If you're always playing poker for very high stakes, sometimes you're gonna get burned for very high stakes.
Especially when you're trying something new (like launching new code), doesn't it make sense to play for lower stakes?
If the worst case scenario for your code is: "no customers can checkout all day," then we can use modern tools like A/B test groups to make sure your code was only released to 1% of customers, drastically reducing our risk. Now your worst case scenario is reduced to "1% of users couldn't check out all day."
But how can we get alerted earlier, so our outage isn't all day long? With dashboard tools like AppOptics or Amplitude, and automated alerts from the likes of PagerDuty or Pingdom, we can detect anomalous behavior sooner, as long as we define in advance what our metrics are.
When an anomaly is detected, we can rely on our feature flipper library of choice to turn off the code path for everyone. Maybe we've reduced our outage from "No one could check out all day" to "1% of users couldn't check out for 1 minute."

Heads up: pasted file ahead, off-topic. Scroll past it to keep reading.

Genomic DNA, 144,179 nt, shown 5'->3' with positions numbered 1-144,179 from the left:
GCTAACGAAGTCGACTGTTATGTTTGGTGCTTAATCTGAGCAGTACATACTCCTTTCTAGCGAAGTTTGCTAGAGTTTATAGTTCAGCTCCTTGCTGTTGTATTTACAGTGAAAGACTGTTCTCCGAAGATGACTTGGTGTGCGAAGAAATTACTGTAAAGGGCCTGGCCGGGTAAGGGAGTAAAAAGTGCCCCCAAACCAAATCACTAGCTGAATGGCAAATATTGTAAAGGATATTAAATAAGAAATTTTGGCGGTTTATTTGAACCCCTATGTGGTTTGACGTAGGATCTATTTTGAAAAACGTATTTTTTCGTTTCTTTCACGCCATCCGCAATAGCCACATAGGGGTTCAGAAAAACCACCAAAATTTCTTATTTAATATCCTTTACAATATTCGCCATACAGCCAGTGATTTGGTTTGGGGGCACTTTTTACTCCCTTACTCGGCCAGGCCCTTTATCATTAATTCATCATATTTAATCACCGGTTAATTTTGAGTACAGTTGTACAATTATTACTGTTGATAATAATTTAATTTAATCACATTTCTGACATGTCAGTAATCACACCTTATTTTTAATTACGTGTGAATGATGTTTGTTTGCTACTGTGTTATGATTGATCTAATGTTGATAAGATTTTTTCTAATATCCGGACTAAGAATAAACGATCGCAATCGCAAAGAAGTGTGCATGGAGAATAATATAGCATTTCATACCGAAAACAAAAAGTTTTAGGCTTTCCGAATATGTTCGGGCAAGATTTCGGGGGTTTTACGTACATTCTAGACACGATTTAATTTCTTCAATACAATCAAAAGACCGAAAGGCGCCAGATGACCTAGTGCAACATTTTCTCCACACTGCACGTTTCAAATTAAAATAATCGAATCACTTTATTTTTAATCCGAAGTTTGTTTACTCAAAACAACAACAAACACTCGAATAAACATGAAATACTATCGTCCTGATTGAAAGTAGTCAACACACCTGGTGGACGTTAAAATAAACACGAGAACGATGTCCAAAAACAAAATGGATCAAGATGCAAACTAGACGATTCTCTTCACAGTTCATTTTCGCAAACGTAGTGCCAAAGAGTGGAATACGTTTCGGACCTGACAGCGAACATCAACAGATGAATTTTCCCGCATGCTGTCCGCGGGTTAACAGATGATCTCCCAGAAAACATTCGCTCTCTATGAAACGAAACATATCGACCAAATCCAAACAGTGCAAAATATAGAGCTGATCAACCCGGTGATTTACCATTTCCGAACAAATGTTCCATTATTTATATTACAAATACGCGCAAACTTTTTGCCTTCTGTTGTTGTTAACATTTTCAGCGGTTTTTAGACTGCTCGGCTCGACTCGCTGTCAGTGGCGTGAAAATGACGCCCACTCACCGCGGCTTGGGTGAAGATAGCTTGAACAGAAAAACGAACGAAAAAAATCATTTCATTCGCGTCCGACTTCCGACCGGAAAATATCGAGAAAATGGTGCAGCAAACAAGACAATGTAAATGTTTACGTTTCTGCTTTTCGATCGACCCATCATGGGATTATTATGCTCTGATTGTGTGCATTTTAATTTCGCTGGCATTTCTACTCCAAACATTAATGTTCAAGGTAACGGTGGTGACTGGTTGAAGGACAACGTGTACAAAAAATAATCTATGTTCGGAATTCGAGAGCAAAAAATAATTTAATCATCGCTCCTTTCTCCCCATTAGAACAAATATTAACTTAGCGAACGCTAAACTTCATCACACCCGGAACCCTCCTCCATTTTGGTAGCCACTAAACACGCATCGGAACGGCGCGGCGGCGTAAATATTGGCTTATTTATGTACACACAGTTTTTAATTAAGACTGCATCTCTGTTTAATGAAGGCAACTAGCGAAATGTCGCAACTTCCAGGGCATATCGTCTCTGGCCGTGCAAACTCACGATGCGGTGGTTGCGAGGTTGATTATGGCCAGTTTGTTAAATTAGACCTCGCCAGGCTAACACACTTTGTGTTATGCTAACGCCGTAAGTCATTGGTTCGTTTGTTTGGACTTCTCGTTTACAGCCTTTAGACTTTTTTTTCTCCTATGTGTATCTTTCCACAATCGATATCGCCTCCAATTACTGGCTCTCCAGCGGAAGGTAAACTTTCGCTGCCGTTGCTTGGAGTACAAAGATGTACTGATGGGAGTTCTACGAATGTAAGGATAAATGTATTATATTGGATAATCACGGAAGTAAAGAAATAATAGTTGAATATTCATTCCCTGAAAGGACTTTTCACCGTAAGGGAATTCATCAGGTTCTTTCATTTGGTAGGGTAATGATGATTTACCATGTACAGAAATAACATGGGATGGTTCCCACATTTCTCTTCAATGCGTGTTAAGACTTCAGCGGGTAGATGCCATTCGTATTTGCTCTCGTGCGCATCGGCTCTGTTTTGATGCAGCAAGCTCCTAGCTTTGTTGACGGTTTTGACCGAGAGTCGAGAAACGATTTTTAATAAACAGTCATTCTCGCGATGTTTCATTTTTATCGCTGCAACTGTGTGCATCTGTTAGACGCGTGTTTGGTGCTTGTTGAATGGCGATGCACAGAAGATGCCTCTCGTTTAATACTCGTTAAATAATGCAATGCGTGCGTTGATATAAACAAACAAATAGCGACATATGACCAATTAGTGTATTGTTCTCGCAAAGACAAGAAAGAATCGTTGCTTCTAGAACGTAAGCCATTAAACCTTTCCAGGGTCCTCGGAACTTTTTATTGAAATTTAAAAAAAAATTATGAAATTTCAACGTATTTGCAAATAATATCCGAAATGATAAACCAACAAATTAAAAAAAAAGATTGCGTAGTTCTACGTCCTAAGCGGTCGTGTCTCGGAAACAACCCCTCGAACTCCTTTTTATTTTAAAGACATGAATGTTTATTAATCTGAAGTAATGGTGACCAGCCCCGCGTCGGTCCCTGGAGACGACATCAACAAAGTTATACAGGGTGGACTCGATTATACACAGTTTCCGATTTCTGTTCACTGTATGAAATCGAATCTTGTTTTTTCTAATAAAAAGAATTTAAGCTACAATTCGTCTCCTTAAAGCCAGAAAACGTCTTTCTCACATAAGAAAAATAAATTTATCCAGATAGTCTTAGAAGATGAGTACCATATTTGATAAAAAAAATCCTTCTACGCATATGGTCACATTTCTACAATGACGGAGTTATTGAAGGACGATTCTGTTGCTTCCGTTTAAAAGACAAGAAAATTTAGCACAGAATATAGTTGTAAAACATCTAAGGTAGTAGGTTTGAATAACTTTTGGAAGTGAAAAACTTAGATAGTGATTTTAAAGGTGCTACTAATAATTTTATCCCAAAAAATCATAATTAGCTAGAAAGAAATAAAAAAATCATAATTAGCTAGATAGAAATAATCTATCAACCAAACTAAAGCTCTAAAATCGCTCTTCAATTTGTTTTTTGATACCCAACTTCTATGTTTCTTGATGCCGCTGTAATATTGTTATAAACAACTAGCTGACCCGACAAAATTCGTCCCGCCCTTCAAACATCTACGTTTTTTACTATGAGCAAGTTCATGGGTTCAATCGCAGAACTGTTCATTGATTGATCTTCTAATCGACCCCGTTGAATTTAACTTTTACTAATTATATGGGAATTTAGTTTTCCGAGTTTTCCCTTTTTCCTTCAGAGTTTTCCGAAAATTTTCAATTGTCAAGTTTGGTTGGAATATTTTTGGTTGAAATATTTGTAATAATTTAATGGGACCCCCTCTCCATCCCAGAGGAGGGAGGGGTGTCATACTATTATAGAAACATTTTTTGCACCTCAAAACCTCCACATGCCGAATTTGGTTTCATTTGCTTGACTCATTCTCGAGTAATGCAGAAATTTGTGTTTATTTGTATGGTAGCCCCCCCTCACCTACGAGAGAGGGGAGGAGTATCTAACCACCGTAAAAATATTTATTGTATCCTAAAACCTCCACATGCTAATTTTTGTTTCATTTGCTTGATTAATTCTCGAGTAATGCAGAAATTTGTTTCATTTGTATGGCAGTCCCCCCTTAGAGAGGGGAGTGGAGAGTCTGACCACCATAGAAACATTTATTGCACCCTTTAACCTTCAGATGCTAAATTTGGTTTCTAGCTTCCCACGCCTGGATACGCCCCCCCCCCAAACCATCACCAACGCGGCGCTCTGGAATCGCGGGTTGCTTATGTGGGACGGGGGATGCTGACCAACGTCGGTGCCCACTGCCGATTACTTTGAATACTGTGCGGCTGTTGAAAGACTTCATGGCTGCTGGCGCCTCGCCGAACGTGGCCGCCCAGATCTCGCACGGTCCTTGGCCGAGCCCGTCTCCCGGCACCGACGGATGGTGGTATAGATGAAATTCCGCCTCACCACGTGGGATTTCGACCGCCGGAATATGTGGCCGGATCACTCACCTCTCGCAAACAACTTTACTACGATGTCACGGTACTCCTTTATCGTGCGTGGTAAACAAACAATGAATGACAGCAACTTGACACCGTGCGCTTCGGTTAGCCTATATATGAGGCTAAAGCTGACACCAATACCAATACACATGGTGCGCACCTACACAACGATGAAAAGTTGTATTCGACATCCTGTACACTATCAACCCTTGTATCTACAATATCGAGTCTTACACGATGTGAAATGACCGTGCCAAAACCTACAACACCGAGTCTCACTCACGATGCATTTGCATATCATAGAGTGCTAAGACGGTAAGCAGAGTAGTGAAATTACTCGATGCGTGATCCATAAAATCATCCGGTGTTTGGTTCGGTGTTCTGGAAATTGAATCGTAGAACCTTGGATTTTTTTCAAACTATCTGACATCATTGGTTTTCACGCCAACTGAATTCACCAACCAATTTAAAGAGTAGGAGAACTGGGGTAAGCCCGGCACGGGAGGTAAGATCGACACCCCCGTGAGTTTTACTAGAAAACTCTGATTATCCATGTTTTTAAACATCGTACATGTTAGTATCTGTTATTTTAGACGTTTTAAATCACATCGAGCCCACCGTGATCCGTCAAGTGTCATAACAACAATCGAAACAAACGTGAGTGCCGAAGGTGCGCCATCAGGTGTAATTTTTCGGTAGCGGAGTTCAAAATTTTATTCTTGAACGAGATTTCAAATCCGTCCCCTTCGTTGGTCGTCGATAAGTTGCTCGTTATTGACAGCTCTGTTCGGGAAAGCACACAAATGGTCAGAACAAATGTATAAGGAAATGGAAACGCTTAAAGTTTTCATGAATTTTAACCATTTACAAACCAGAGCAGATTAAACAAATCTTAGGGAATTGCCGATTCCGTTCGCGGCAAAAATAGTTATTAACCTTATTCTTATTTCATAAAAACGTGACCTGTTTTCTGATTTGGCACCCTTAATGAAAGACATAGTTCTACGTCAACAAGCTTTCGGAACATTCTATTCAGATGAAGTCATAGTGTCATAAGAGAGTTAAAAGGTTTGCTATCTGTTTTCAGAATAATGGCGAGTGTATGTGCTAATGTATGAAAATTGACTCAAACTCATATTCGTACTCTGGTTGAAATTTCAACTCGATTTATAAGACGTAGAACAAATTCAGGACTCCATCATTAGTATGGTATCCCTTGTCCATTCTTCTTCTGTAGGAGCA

A much better scenario.
Testing is just one of the ways we can feel confident about our code. The more we can decrease our maximum risk, the less we stand to lose. Think of it like portfolio diversification.
I think it's important that we start out by giving ourselves the lowest possible stakes--the least worst case scenario to start from before we even begin evaluating the value of testing. Why would you want every deploy to potentially risk losing the company a bunch of money?
Before you even begin testing, remember to weigh what's at stake, and consider what alternative approaches you can use to mitigate your risk. When testing is essential for code confidence, make sure your tests aren't providing a false sense of security